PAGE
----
Letter from the Editor 

As I pulled up to the light at Third and Linden, a man started walking across the street in front of me. He stopped halfway and pointed at the front of my car. I lowered my window, and he said, "Man, your front tire is really low. You better get some air in there quick."

"Thanks," I said. "I appreciate it." I started to get out of the car to look at the tire. That's when the guy hit me up for money. And that's when I realized his Good Samaritan act was a scam. I pulled away, shaking my head. What a jackass, I thought. My tire, needless to say, was fine.

It's not unlike the scam the Stanford Financial Group pulled on its unsuspecting victims (see Cover Story, page 19). First, they created goodwill by giving hundreds of thousands of dollars to Memphis nonprofit organizations, politicians, and charities, then they exploited their image as a good corporate citizen to con their victims into investing in fraudulant certificates of deposit — to the tune of $8 billion worldwide.

The difference between the millionaire jackass Sir Allen Stanford and the jackass bum downtown was only a matter of scale. But what a scale! You can still go to StanfordFinancial.com and see the incredible trappings of this international sting. Here's the pitch for their "investment model":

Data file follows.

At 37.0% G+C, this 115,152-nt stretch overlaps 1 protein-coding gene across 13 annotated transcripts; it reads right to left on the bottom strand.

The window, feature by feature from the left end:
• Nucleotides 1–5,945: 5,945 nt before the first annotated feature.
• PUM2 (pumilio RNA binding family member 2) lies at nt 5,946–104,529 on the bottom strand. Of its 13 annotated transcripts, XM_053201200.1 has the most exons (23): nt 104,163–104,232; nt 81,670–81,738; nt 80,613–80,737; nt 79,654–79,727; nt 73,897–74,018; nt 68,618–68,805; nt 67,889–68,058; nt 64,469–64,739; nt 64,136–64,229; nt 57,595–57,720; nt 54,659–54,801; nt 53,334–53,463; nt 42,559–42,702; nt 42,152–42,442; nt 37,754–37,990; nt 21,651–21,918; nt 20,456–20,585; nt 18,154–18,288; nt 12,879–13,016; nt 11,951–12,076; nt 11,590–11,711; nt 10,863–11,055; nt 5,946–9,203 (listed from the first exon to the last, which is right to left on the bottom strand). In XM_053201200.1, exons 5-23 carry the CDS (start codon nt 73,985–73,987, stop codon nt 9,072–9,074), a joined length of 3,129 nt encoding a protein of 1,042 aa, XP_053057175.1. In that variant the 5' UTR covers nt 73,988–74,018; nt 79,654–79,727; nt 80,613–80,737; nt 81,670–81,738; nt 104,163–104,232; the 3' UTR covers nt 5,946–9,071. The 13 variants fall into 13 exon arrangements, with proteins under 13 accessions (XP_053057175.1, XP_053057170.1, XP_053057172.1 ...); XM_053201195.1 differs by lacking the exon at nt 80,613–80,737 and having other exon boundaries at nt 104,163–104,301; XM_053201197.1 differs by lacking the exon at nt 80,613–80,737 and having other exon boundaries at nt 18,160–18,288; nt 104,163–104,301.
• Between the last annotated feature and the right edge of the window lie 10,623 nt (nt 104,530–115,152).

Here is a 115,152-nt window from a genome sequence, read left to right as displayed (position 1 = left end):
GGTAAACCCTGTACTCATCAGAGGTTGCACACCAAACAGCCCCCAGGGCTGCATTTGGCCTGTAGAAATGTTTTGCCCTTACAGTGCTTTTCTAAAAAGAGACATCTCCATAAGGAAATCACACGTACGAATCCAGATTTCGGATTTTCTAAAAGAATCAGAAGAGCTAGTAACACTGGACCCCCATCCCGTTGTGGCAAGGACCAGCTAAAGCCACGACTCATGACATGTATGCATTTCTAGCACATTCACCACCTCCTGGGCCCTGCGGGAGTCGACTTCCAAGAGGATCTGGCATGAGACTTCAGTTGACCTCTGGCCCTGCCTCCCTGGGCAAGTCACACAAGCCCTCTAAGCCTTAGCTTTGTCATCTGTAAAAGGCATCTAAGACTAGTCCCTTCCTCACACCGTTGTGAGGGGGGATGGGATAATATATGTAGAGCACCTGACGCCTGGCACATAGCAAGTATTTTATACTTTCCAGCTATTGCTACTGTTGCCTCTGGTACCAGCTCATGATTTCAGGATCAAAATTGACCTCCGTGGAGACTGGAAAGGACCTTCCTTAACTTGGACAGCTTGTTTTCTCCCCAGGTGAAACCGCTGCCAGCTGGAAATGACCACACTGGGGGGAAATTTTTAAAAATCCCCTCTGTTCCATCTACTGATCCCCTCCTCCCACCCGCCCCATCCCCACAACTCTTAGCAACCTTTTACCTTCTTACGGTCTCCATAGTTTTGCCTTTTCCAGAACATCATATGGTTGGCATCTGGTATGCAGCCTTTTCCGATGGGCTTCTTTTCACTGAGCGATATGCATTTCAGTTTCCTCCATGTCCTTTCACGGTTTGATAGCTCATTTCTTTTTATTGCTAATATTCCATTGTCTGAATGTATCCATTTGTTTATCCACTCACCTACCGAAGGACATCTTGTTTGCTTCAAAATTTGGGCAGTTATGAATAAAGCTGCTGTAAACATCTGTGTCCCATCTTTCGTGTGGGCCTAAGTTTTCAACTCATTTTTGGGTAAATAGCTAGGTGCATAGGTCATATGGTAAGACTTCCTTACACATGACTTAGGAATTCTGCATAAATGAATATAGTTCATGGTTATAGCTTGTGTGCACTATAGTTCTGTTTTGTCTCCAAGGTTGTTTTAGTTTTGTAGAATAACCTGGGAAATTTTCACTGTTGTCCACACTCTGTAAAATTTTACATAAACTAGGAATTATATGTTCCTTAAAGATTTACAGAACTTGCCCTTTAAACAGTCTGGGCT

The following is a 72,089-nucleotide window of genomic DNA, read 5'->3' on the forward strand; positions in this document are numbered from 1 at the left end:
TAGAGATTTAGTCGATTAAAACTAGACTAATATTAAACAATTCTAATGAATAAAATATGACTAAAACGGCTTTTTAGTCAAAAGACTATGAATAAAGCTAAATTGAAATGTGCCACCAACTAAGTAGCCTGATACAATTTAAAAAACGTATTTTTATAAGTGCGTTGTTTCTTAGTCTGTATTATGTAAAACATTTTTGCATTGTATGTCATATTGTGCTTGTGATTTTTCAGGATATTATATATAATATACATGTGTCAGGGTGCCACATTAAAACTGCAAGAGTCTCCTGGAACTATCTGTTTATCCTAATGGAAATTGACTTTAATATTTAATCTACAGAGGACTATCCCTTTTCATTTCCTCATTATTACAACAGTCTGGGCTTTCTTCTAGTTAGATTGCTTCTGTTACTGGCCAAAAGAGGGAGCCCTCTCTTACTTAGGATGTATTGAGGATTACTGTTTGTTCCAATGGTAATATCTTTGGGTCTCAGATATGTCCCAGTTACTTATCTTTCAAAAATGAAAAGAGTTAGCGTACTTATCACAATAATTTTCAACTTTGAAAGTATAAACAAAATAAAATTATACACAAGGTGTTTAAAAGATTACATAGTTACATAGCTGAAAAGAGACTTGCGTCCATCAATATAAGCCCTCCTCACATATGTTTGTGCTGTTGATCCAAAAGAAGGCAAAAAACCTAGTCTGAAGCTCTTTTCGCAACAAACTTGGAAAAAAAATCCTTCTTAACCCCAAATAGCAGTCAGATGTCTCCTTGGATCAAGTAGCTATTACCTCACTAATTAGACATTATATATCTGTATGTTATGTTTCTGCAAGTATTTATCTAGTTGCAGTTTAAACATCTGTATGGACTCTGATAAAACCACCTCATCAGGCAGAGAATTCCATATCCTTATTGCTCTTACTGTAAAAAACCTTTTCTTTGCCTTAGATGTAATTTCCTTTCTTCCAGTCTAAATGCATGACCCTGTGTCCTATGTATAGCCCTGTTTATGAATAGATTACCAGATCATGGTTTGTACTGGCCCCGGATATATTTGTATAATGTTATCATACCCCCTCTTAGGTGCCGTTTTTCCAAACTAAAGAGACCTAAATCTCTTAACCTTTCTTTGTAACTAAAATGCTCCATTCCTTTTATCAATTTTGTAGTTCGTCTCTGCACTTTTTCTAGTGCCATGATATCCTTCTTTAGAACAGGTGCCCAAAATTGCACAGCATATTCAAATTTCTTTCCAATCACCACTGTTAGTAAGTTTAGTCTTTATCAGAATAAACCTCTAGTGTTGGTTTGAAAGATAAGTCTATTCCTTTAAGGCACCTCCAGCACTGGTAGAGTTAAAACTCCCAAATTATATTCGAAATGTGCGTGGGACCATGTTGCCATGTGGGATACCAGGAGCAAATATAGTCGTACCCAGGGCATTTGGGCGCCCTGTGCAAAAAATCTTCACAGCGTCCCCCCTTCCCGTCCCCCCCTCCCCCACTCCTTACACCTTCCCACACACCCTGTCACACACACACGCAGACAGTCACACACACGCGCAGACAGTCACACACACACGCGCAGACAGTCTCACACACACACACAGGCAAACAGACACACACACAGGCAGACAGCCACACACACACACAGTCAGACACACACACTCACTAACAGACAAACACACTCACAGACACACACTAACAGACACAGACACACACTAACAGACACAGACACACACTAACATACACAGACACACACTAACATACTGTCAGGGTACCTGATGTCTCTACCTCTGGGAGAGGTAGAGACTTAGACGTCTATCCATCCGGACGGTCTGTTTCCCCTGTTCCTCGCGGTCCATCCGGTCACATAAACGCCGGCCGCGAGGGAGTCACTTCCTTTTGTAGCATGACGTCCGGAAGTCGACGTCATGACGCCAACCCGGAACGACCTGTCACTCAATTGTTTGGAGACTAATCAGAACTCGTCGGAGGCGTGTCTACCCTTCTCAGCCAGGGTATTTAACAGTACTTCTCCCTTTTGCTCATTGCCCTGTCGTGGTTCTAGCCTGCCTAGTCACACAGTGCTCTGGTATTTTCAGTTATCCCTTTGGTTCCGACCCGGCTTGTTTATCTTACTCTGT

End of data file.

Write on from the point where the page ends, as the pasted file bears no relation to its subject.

"The objective of the Stanford Investment Model (SIM) is to provide consistent returns regardless of market volatility. ... We target a consistent yield or income stream as agreed upon with our clients, while monitoring risk and managing the overall volatility of the portfolio. Our strategy for diversification to minimize the effects of market volatility is sophisticated and far-reaching."

I'll say. The site also details the company's massive charitable operations — their strategy for "investing in communities" — and the slick Eagle magazine, with articles on the PGA-affiliated "Eagles for St. Jude" program and "Educating Children About Family Wealth."

Stanford's scam was brilliantly executed, and I have no doubt most of the company's employees knew nothing about it. And I do have some sympathy for those who were taken in. After all, if my tire really had been low, I probably would have given that jackass a buck.

Bruce VanWyngarden

brucev@memphisflyer.com

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